So, our national senior football team, the ‘Brave Warriors’ was for the umpteenth time eliminated in the group stages of the Afcon, underway in the Land of the Pharaohs, as boys are being separated from the men with the continental showpiece now heading towards the home straight.
Football is a game of emotions and yours truly fully understands the anger prevailing amongst the nation in the face of perennial failure to break the duck and wangle ourselves out of the four-team group stage.
Of course, the author is a bit disappointed, and rightly so given the effort from the boys and the team’s overall performance.
In our midst, we have two different sets of football analysts – one from a point of having played the game experiencing first-hand the agony of losing and ecstasy of victory. The other group have their eyes firmly casted on winning at all costs without considering the strength of the opponents.
Well, yours truly defends and respect the views of everybody who feels obliged to air their views, vent their uncontrolled anger or use words their mothers never told them to utter recklessly in public.
Despite my advanced age, yours truly felt an obligation as a patriotic Namibian to fight off the impolite freezing weather conditions to shift in front of the television set to follow the Warriors’ third assault in Africa’s biggest showpiece.
In the opening match that saw the Namibian amateurs push one of the tourney’s favourites, the Atlas Lions of Morocco, all the way matching the North African giants pound for pound in almost every aspect of the match, one thing caught my attention.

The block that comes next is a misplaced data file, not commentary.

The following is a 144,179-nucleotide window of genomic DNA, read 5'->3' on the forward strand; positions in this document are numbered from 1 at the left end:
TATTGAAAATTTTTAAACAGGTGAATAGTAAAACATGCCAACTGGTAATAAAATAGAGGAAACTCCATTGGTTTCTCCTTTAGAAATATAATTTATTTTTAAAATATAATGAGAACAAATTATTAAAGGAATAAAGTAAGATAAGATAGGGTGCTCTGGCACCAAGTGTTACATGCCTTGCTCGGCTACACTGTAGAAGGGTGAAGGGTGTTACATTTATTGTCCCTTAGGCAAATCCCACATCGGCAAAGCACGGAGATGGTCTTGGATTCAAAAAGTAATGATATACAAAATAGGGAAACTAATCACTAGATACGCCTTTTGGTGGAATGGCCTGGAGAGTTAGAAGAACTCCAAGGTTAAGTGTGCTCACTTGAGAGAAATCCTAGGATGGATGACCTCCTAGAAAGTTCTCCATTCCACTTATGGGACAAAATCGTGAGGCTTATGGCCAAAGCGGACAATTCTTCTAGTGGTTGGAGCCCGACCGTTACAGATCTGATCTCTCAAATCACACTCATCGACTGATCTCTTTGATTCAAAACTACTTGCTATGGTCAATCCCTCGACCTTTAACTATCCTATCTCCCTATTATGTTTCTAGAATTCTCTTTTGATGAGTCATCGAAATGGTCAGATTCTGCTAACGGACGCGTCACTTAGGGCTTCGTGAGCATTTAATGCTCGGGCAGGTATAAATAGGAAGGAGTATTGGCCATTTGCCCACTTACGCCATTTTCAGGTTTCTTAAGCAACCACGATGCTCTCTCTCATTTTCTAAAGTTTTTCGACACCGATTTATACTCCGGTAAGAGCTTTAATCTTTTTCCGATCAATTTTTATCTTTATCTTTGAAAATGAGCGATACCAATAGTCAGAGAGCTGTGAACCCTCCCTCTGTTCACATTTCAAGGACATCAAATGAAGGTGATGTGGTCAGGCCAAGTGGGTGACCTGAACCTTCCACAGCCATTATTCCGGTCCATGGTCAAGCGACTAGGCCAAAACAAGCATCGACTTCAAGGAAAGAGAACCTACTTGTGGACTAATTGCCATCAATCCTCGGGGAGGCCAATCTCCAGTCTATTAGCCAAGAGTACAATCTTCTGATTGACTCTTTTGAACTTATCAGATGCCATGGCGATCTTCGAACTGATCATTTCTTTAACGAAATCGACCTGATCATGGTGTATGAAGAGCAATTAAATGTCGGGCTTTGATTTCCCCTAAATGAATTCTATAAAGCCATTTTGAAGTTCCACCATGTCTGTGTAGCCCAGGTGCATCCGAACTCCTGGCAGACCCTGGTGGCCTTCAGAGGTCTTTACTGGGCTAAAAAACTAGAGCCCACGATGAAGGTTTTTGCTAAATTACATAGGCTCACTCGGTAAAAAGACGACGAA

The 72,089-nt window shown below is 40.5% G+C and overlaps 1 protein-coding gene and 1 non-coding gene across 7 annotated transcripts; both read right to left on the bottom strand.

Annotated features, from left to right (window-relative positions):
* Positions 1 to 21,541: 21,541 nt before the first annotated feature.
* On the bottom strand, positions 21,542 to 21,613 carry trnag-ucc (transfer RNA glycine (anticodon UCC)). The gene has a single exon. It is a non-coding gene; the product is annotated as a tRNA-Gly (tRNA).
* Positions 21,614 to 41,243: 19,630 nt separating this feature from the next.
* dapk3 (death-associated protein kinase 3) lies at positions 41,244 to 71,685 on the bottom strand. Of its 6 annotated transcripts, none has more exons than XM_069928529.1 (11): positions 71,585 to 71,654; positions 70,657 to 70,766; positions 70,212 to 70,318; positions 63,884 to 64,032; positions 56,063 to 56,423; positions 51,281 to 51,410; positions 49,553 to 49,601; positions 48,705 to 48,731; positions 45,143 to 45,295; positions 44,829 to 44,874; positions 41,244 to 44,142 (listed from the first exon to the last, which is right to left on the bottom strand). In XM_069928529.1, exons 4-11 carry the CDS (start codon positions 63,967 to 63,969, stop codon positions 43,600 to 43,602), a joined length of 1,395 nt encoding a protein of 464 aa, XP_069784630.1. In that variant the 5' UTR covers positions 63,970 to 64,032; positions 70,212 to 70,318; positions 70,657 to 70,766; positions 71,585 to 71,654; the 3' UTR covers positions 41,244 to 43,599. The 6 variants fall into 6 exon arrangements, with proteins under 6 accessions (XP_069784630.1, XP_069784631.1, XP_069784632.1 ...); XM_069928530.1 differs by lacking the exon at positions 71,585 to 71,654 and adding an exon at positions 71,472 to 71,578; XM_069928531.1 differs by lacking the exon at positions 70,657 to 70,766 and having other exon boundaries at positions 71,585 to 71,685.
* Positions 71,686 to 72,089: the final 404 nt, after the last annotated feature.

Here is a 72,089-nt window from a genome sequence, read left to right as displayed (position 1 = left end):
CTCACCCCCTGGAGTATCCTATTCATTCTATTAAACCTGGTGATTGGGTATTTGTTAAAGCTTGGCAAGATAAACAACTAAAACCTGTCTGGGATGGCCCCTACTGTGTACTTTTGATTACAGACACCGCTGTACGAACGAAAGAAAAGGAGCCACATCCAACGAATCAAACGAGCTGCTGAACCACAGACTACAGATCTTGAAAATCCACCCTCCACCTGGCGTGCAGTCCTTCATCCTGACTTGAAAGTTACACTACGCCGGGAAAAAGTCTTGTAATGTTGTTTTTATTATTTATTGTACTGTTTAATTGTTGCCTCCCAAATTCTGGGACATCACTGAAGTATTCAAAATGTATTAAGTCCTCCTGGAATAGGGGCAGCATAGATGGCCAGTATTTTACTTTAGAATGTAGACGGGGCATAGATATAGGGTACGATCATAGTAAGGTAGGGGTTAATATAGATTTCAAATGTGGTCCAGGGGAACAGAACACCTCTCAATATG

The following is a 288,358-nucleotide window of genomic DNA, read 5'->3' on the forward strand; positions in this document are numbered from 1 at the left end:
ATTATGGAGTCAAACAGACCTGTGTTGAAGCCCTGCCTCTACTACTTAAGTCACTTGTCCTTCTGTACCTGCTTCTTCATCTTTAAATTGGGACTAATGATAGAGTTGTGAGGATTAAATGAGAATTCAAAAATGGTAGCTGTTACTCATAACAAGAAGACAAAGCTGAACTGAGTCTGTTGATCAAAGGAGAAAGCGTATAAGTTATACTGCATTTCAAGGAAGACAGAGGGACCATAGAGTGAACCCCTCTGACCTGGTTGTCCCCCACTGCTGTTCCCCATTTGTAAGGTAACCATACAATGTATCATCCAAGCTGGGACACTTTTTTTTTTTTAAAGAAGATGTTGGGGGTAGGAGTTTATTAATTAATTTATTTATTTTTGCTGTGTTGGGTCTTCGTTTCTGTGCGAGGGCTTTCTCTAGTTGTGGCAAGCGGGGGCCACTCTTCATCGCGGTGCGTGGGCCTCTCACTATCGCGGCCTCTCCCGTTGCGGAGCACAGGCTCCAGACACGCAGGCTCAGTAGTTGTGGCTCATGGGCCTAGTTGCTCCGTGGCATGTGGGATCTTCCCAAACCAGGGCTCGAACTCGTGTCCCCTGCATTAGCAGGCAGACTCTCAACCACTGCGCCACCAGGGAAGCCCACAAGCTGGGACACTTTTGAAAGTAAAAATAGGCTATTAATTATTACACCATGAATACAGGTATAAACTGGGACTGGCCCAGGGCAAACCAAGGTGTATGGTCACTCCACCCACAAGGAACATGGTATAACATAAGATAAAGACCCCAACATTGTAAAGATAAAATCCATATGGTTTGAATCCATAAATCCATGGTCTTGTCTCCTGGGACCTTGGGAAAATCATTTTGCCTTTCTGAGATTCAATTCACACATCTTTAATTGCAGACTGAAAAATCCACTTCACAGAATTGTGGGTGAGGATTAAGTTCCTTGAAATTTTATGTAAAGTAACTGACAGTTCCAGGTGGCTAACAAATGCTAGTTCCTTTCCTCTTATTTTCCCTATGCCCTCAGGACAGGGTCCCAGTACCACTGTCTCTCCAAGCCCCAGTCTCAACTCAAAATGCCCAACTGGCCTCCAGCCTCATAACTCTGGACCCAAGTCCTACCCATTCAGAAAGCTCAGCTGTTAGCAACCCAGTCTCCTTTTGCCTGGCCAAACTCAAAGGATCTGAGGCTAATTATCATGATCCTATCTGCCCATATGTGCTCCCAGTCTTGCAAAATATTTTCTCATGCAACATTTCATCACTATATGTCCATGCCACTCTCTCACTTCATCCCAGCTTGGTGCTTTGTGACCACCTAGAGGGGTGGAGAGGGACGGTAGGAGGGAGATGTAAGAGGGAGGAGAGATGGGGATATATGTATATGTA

The team played with confidence and managed to keep the marauding Moroccans at bay until the unfortunate last minute own goal by striker Ita Keimuine.
To worsen matters Keimuine, who came on as a late substitute conceded the set piece before redirecting the resultant set piece, wrong-footing Loydt Kazapua, and went on to find his name in the referee’s crime sheet for rough play – obviously in his desperate bid to make up for the own goal.
What shocked me to the core was the reaction from those watching the game live on television back home in the comfort of their homes. The poor boy was castigated through uncool tribal remarks while his poor old lady was not to be spared the rod, as some of her sacred body parts were laid bare.
When the team wins it’s a Namibian victory but when it loses, a certain tribe is made the scapegoat. We should refrain from this entitlement mentality and unite for a better nation.
Coming back to the team’s overall performance, I point-blankly refuse to fault anyone, including the technical staff, for our failure to manufacture good results but looking at the bigger picture, Namibia were pitted in a very tough group – hence it was duped the group of death.
Our backline, and here I’m obliged to single out veteran defender Larry Horaeb, about whom I had serious reservations regarding his inclusion when I saw the starting line-up. The new center back pairing of Nyambe and Haoseb, while the midfield, solidly spearheaded by ever present ‘Captain Fantastic’ Stigga Ketjijere, was brilliant.
However, if there was one player who stood head and shoulders above the rest, I will bet my last penny on ‘Shoes’ Shitembi while Hanamub also came to the show. Loydt Kazapua was up there with the very best and could have easily qualified for the golden gloves of the tournament had Namibia gone through to the knockout stages of the continental showpiece. Both Shalulile and Hotto had an average journey by their own standards.
Overall, the boys were prepared to die with their boots on for their beloved motherland but somehow faded in the closings stages in all three matches and must learn to manage games when the situation demands.
The future certainly looks bright but football followers should by all means do away with what seems to have become an Institutional Tribal Discrimination. I rest my case.
2019-07-05 10:31:03 | 6 months ago